I agree that Tulsa should strive to be Minneapolis, that is a great city. I've spent a lot of time there, have family there, and still visit at least once a year. I think we could do it, but it would be a very long term project. Probably two generations out if we went all in - which we will not. So here's my rant...

While the City itself is only slightly larger than Tulsa, Minneapolis is the hub of a metro area that is 3.8 million people. We would need every citizen of Oklahoma to move within 40 miles of Tulsa to compete with their size. Denver, Cleveland, Detroit are in their neighborhood. Pittsburgh, St. Louis, Orlando, Portland are a significant step behind Minneapolis metro for size. Tulsa is a couple of steps behind those cities.

Minneapolis itself has a density of 7300 people per square mile - more than three times Tulsa's density. The city of 400,000 people is in 58 square miles. Tulsa takes up nearly 200 square miles.  Minneapolis is much closer in land area to Skiatook (17 square miles) than to Tulsa. It is actually reasonably close to Broken Arrow in land area.

It has an educational profile we couldn't dream of. They don't have many elements of their society actively fighting against education, denying science, and working towards a theocracy. Just down the rail there are 60,000 college students and most of them stay in the metro area. That attracts employers who need educated workers. This, of course, leads to an income level we don't have.  It also leads to an appreciate for the arts and science that many of our citizens don't have.

They have a legislature that isn't full of idiots. Even Jesse Ventura was a better electoral pick than we have made. They have long term plans and carry them out. Almost like making decisions for whats best for the most citizens was important. Great regional mass transit. One regional airport directly between the two cities. Growing educational opportunities. Good infrastructure (hey! That interstate collapse was Federal!). Simple alcohol laws Smiley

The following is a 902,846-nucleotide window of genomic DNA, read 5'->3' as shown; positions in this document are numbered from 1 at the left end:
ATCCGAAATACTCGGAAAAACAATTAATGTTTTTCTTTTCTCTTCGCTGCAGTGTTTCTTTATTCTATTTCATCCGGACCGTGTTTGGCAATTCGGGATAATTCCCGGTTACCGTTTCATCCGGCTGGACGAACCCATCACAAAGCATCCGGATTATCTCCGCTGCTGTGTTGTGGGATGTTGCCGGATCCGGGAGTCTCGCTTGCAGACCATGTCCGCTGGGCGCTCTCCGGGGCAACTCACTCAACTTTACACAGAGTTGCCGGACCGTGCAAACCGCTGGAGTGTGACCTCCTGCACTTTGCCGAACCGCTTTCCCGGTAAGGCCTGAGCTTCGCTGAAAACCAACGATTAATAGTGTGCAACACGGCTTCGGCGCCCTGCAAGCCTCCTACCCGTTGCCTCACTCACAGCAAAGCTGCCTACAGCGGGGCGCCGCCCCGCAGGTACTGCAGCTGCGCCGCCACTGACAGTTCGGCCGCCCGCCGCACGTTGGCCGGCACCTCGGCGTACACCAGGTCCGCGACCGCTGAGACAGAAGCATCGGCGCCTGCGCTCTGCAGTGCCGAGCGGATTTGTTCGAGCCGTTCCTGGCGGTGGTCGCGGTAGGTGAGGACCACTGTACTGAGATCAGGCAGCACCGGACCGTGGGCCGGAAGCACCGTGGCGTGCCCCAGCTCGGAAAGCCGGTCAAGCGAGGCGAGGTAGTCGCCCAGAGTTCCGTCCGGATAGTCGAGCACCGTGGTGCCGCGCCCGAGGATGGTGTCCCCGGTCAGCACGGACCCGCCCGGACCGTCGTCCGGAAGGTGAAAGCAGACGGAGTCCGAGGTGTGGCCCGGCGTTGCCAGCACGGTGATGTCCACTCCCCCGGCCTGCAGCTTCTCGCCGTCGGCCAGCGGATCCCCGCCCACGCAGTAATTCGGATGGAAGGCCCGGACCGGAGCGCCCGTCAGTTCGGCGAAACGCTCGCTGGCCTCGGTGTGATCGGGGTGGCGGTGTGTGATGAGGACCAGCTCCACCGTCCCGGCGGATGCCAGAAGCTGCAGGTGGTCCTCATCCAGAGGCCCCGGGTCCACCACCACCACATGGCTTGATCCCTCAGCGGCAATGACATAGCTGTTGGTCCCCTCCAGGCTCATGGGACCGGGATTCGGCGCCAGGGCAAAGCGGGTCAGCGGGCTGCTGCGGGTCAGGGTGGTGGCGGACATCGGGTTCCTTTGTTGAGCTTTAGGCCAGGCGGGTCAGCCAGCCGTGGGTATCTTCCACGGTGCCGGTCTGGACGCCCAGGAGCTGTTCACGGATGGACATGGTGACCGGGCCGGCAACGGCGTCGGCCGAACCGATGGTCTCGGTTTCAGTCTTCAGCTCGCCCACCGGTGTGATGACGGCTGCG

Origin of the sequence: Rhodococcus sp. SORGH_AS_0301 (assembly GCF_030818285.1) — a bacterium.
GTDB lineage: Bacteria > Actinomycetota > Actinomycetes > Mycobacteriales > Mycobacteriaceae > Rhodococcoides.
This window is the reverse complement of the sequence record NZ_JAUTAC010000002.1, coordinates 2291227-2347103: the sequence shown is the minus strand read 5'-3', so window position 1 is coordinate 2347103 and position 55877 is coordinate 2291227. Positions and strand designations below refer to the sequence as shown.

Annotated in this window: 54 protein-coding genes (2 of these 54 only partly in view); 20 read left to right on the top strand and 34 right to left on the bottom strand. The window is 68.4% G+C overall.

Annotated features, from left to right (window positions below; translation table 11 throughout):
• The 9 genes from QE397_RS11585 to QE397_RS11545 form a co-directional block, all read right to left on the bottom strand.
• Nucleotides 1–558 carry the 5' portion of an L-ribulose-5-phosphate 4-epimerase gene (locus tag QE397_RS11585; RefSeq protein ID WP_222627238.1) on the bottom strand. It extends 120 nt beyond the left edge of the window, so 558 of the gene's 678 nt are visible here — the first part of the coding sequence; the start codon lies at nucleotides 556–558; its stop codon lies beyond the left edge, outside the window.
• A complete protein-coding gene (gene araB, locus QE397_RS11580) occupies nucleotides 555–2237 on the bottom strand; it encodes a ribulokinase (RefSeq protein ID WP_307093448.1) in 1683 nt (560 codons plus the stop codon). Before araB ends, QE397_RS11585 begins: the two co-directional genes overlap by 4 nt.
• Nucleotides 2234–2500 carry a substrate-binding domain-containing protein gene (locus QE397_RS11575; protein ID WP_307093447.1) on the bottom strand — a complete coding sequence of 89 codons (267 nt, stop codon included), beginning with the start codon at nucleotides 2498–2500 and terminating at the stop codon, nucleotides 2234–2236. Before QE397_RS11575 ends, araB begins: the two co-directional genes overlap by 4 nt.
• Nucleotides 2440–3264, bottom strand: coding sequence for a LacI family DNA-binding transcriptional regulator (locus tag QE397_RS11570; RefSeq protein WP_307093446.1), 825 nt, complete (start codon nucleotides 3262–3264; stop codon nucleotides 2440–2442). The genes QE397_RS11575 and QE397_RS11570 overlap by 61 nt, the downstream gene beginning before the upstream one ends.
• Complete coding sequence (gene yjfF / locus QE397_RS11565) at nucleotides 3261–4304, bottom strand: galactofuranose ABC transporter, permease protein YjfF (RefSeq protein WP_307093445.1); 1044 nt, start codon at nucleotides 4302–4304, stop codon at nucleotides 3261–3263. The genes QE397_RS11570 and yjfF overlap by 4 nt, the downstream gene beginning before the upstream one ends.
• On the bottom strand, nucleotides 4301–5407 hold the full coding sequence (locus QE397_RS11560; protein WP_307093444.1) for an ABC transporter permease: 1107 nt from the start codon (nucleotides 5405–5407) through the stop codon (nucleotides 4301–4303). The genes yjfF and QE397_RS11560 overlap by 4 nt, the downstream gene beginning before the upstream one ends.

They also don't have many natural resources (iron range up north, some farming down south). That is very good for most economies as it makes the residents themselves the best commodity and leads to a premium value on education and entrepreneurship. In most instances, those commodities pay off better in the long run than oil in the ground or gold in the hills. (generally, that trend holds nationally too. It is why the  Netherlands, Japan, and Taiwan are rich with few natural resources and Nigeria, Venezuela, and South Africa are generally poor even though loaded with resources)

It is all of these things that allows every professional sports franchise to operate (they added an MLS announcement, they literally have every major league franchise you can have. I'm not a pro sports guy, but it is a sign of a "major" city). That allows home grown companies to thrive. That allows progressive policies to take root and build a great city.

My ambitions for Tulsa is much more reserved. I'm afraid our population as a whole will never embrace education. Our government will always be a reflection of under-educated people. Our population density for the entire city will never reach 7k per square mile (we would be the 5th largest City in the country if we did, overtaking Philadelphia). A large scale mass transit is unlikely. OKC is too far away to be a true sister City (Chicago is closer to Milwaukee, Orlando and Tampa, Baltimore to DC is only 40 miles) unless we did something astounding (~200+ mph high speed rail).



My ambition for Tulsa is to continue to build the core of our City into a dense, urban environment. The development community and many in south Tulsa want Tulsa to be the best Jenks we can be... but Tulsa has no competitive advantage if we compete in suburban development. We can't offer cheap half acre lots like Collinsville, we can't continue to offer sparkling new chain stores like Owasso, and we can't offer endless cookie cutter subdivisions like Broken Arrow. Tulsa loses that fight.